Pop quiz: What do IBM, Pepsi-Co, Dupont, Campbell Soup, Xerox and Kraft Foods have in common? They're all led by female CEOs. In fact, with the appointment of Marissa Mayer as CEO and President of Yahoo! in July, women have upped their game on the Fortune 500 list, with 20 female CEOs among the ranks.
This crack in the glass ceiling seems like a positive sign toward progress. But beneath the surface, it's still smoke and mirrors. Women continue to fight for their rightful spots in the Corner Office and the CEO title is still being reserved for those in the "good 'ol boys club."
But one woman is on a mission to widen the circle of women CEOs and she says it starts with a very basic principle - women helping other women. Marilyn Nagel is the CEO of Watermark, a non-profit membership organization for senior executive women and female entrepreneurs in California.
The company, founded more than 10 years ago, creates opportunities for women to forge valuable relationships. It goes beyond simply sliding your business card across the table and is much more about really getting to know other professionals (some who may even be your competitors).
Nagel, formerly Cisco's Chief Diversity Officer, is a seasoned pro when it comes to promoting women. During Watermark's many events, Nagel appoints "liaisons" who are tasked to connect newcomers with established Watermark members. The goal is to leverage existing connections and turn them into deeper relationships. Watermark, which has about 500 members and 6,000 others who are affiliates, hosts several informal events that range from innovation workshops and featured speakers, to neighborhood gatherings designed to forge meaningful connections. Some women have found new executive-level positions, while others have solved challenges related to their client-base by tapping into outside resources. Others have joined the group simply to get to know people (and professionals) in the area.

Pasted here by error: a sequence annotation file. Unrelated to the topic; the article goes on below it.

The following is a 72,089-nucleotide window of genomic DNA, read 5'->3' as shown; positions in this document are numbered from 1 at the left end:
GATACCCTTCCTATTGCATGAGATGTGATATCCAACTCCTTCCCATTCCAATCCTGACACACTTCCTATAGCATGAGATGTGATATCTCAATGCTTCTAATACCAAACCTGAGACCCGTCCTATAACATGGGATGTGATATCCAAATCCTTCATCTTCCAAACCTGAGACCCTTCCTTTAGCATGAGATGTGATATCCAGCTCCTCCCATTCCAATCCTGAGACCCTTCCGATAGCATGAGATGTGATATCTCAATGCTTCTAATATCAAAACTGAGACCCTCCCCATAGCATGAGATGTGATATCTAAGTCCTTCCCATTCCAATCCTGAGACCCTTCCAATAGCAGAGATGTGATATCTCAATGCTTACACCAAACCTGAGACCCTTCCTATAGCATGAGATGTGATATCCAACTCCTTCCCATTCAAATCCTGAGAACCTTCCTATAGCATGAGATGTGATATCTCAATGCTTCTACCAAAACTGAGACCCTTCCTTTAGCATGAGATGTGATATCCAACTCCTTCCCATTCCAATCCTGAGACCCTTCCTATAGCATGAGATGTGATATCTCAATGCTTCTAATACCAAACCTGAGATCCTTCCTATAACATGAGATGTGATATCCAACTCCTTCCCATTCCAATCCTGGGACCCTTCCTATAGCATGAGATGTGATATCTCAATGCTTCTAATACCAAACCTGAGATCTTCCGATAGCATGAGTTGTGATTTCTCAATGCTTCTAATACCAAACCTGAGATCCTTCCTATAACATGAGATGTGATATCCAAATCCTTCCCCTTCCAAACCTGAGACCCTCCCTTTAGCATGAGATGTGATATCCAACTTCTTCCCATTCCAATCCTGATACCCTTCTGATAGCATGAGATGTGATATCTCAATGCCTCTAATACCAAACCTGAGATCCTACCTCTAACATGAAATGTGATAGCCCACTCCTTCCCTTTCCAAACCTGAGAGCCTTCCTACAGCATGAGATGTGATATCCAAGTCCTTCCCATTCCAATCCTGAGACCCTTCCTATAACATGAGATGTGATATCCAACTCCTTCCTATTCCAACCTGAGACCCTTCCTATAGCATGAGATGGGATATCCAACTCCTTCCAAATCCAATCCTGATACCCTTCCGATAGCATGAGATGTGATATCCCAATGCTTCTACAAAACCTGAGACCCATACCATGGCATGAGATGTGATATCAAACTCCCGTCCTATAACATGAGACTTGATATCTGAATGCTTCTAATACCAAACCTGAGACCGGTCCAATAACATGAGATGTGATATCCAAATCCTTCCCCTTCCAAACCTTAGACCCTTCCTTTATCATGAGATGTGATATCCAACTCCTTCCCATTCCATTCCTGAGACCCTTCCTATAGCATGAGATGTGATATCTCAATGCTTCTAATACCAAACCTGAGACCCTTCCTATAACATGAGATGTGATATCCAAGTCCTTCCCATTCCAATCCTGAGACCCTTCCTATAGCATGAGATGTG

For example, one member joined after moving from New York to San Francisco for a work position and reconnected with a long-lost colleague that resulted in significant business transactions. Another Watermark member brought in $25,000 worth of additional business to her company every year from relationships built through Watermark networking alone.
But don't be fooled into thinking that the organization's members are all take and no give. This is not your average networking organization. According to Nagel, "We work hard to make networking easy and high value. We recognize that women build relationships first, and business second. So we ask women in our community to put their relationship foot first. And because our community is one where people feel as though they want to pay it forward, we actually don't allow people to participate in the community if they're just there to take. We have asked people to leave and refunded their membership if they're about shoving business cards."
Women Helping Other Women... It Does Exist!
While we've been bombarded with countless articles that aim to show how women aren't helping each other in corporate America, Watermark is the quintessential example of how women executives are lending a helping hand. One of Watermark's most successful programs has been to create small groups of functional experts who gather monthly to trade war stories and help one another. They have a CEO group, a CFO group and a CMO group, among others. Each group is roughly 10-15 people.
According to Nagel, "It's a safe environment... These smaller groups, like Women of the C-Suite, become almost sacred places where you can talk about an employee issue or a toxic work environment. They support each other in a way that's very unusual"
Though the organization is led by strong powerhouse women, like Nagel, it's not just women who partake in Watermark's networking - Bill Campbell, Chairman of the Board of Intuit, has been very active within the company's CEO networking group and several men often attend the Watermark networking events. A few brave men have even attended one of Watermark's premier social events held in Los Altos called "Wine, Women and Wisdom."
More and more, advancement of executive women is becoming an issue that both women and men are championing. In fact, reflecting on her Cisco days, Nagel recalls that even John Chambers, Cisco Chairman and CEO, came to realize the benefit of promoting high-powered and talented female executives.
As executive women continue to make their way up the ladder, Nagel's message is this: "Some women think there's only room for one woman at the table, and therefore she's going to elbow others out to get that seat, but it isn't a zero sum game. It's up to all of us to say, 'No, that's not the way we play this game. We're going to not only assert ourselves, but assist and support one another.'" And under that same principle, Watermark is helping California's executive women change the way that game is played.
This article first appeared on Forbes.com.